STEM sector not always the ideal place to secure a job

There is a common belief that if graduates want to stay ahead of the competition and increase their chances of a lucrative and long-lasting career, then it’s best to sign up for a science, technology, engineering or maths (STEM) degree.

But, many educators are starting to warn against over-reliance on the STEM sectors.

For starters, the Productivity Commission noted in a 2016 report that STEM graduates fare poorly in the job market, with the exception of those who studied healthcare, mining engineering and surveying.

In what it referred to as the “STEM paradox”, the report noted “below average” employment outcomes for graduates in life sciences, chemistry and the physical sciences.

“Moreover, a significant share of people completing STEM degrees and in full-time employment do not consider that their qualification is important to their main job,” the report stated. Furthermore, the Grattan Institute’s Mapping Australian Higher Education 2016 report found that in 2015, only half of bachelor’s degree science graduates had found full-time work four months after completing their degrees, 17 per cent below the average for all graduates.


Of course there are some STEM graduates who do well. According to The Good Careers Guide, some earn significantly more than other sectors from the get-go. While the average degree graduate starting salary is $52,840, the guide’s survey found that engineering graduates earn an average of $62,102 — putting them almost $10,000 above the national graduate average.

Furthermore, employment rates are as high as 97 per cent in medicine and 91 per cent in pharmacy, the guide notes.

But it’s a different story for the less-in-demand STEM sectors, such as physical sciences, life sciences and chemistry.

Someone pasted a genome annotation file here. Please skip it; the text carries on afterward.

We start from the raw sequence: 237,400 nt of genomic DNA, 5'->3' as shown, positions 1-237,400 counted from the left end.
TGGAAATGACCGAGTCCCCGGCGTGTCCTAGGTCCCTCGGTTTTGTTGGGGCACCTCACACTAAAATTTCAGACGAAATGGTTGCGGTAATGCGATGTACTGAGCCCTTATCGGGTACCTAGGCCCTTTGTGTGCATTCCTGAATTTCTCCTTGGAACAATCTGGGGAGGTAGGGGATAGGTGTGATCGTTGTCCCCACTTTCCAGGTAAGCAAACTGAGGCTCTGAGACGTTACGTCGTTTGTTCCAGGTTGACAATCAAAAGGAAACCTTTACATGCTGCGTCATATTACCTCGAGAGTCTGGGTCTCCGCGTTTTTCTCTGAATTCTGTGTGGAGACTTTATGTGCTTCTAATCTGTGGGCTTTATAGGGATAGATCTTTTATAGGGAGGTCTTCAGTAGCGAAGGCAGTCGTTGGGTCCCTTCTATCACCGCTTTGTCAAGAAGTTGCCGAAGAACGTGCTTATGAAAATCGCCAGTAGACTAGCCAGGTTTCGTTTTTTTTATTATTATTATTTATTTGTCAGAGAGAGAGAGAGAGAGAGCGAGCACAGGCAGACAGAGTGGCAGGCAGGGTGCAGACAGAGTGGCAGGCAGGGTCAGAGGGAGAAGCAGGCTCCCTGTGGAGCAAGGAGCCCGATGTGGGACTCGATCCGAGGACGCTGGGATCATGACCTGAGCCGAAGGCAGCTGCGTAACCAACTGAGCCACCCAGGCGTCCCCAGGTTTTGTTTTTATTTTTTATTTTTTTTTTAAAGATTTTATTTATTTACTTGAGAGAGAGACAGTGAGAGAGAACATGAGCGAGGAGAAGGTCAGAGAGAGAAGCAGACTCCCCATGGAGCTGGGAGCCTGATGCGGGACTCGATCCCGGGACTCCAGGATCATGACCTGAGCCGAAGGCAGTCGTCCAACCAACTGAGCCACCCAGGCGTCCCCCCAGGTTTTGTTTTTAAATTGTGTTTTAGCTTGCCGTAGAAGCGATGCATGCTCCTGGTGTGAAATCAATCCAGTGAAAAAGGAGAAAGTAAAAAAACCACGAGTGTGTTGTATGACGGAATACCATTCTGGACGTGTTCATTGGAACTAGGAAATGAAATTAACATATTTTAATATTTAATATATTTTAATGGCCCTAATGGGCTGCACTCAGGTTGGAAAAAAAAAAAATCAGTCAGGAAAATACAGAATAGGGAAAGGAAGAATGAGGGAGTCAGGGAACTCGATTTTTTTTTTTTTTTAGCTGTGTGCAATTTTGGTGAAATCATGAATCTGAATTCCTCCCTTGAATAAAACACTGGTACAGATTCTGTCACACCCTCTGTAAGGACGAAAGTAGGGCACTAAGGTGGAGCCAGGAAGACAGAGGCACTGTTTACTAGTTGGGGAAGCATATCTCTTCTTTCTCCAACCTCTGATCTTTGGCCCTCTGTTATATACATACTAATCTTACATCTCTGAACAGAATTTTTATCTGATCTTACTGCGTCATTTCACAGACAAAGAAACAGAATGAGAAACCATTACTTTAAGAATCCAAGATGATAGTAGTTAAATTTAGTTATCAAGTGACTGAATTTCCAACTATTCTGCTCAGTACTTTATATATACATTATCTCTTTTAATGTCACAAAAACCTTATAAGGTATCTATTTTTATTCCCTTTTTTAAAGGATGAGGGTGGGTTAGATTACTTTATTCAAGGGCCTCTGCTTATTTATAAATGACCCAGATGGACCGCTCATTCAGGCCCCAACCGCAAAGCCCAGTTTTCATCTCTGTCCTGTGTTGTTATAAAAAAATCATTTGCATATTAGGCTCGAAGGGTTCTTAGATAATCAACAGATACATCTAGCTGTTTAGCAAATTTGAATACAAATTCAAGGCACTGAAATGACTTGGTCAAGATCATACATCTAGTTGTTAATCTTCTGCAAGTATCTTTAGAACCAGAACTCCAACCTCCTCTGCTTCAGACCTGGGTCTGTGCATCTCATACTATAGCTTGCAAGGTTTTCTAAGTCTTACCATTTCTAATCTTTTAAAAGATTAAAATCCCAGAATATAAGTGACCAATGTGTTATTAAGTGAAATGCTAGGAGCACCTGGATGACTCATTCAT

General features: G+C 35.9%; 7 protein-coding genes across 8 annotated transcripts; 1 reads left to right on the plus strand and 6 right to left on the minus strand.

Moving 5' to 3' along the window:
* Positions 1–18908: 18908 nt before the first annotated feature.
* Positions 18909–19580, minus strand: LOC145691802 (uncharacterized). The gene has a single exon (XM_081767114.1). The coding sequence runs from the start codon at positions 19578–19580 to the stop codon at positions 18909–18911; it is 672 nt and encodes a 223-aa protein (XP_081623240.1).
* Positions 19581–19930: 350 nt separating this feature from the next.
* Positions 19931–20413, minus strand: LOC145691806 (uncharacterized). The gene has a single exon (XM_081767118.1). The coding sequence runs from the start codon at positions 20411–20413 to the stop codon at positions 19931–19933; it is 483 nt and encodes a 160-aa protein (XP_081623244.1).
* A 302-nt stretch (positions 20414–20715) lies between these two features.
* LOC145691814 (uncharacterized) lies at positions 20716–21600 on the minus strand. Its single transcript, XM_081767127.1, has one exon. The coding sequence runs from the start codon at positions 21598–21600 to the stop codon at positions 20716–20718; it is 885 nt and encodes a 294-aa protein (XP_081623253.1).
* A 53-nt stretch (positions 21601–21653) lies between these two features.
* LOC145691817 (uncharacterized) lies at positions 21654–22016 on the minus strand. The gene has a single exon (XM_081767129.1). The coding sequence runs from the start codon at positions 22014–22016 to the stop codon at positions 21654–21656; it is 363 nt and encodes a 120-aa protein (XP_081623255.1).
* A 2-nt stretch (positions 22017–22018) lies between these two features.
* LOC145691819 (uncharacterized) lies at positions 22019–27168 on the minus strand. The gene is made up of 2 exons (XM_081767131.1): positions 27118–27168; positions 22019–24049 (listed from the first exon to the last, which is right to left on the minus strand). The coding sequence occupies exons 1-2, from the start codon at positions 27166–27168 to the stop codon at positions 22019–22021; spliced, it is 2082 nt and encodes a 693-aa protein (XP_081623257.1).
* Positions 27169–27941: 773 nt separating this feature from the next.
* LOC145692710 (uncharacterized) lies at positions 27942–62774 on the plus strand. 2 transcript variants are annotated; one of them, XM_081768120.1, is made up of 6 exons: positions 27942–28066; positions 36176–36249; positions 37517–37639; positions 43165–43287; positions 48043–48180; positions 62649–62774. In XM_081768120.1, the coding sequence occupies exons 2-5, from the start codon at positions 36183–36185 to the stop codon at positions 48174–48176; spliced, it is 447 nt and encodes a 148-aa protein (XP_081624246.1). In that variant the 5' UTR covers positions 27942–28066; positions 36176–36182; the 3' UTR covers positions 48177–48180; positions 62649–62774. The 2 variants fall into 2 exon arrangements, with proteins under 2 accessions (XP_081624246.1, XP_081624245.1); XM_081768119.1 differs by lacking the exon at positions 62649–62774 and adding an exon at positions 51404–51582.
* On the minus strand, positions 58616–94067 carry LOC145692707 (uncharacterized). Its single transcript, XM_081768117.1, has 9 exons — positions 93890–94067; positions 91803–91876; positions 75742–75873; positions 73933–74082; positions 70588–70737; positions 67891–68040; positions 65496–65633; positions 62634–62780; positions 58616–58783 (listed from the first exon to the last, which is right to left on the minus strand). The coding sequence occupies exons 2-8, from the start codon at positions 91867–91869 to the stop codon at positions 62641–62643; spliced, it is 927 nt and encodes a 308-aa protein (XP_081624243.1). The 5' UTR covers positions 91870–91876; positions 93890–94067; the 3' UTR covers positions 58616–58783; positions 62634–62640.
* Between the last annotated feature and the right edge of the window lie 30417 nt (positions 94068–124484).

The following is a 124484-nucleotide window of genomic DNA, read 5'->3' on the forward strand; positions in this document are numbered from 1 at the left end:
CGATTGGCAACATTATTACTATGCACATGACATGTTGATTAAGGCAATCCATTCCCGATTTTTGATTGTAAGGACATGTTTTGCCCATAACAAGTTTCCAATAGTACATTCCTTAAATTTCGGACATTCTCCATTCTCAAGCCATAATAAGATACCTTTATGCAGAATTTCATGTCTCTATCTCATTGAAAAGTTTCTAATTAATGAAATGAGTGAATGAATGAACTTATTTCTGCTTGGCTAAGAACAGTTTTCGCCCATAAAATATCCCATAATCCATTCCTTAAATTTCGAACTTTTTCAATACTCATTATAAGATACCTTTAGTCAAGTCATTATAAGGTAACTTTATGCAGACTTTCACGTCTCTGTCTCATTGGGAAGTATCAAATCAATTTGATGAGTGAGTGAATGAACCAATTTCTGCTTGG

Online study support service Studiosity founder Jack Goodman agreed that STEM degrees were not bulletproof.

“The problem is that many students are graduating without the skills that employers are looking for,” Mr Goodman said. “It’s not so much a problem with STEM, it’s that we need to focus more on developing good communication skills, initiative, and student willingness to adapt to changing technology.

“What employers really want is people who can adapt and are open to change, because change is happening so quickly.”

While a STEM degree in health or mining engineering will clearly put a student in good stead, it will not necessarily translate into full-time employment without other vital skills. “Academic writing and numerical skills are missing in a lot of students,” Mr Goodman said.

“It doesn’t matter what school you went to, a lot of high school students are graduating having spent more time on devices than reading and this creates a group of people whose value will be diminished in the workplace if they can’t write a memo cogently, or construct a paragraph to argue a certain point.”

The Productivity Commission seems to agree, stating: “Given the relatively high underemployment of STEM graduates and apparent under-utilisation of STEM skills, the current approaches are not delivering the problem-solving skills needed for technology-rich work environments.”


Libby Marshall founded her careers consultancy, Steam Capital, to change the way people thought about employment. While the word “stem” makes up part of her business name, the “a” pointedly stands for arts and humanities.

“STEM skills are important, don’t get me wrong, but so are the arts and humanities, which provide another way of thinking about problems,” Ms Marshall said.

She thinks students need to start thinking more in terms of developing “skills” rather than job requirements because jobs evolve, whereas top-notch skills can be applied across fields.

“Employers, too, need to broaden their idea of who they should hire and look at how someone with a science degree might have skills that they can apply to a role that doesn’t necessarily have anything to do with that field,” she said. “People will have many jobs throughout their life but they shouldn’t have to go back to university and restudy because they want to change careers if they have skills they can already put in place.”

Mr Goodman predicted universities would receive a “wake-up call” in the coming years, as the value of the degrees came under greater scrutiny.

“Simply getting a degree is no longer a meal ticket to a great-paying job and I think universities are at a genuine long-term risk if they’re not adequately preparing students for the workforce,” he said.

To compare graduate salaries across all fields of study, visit


This article originally appeared in The Weekly Times – STEM sectors may not be the ideal place to try and secure a job

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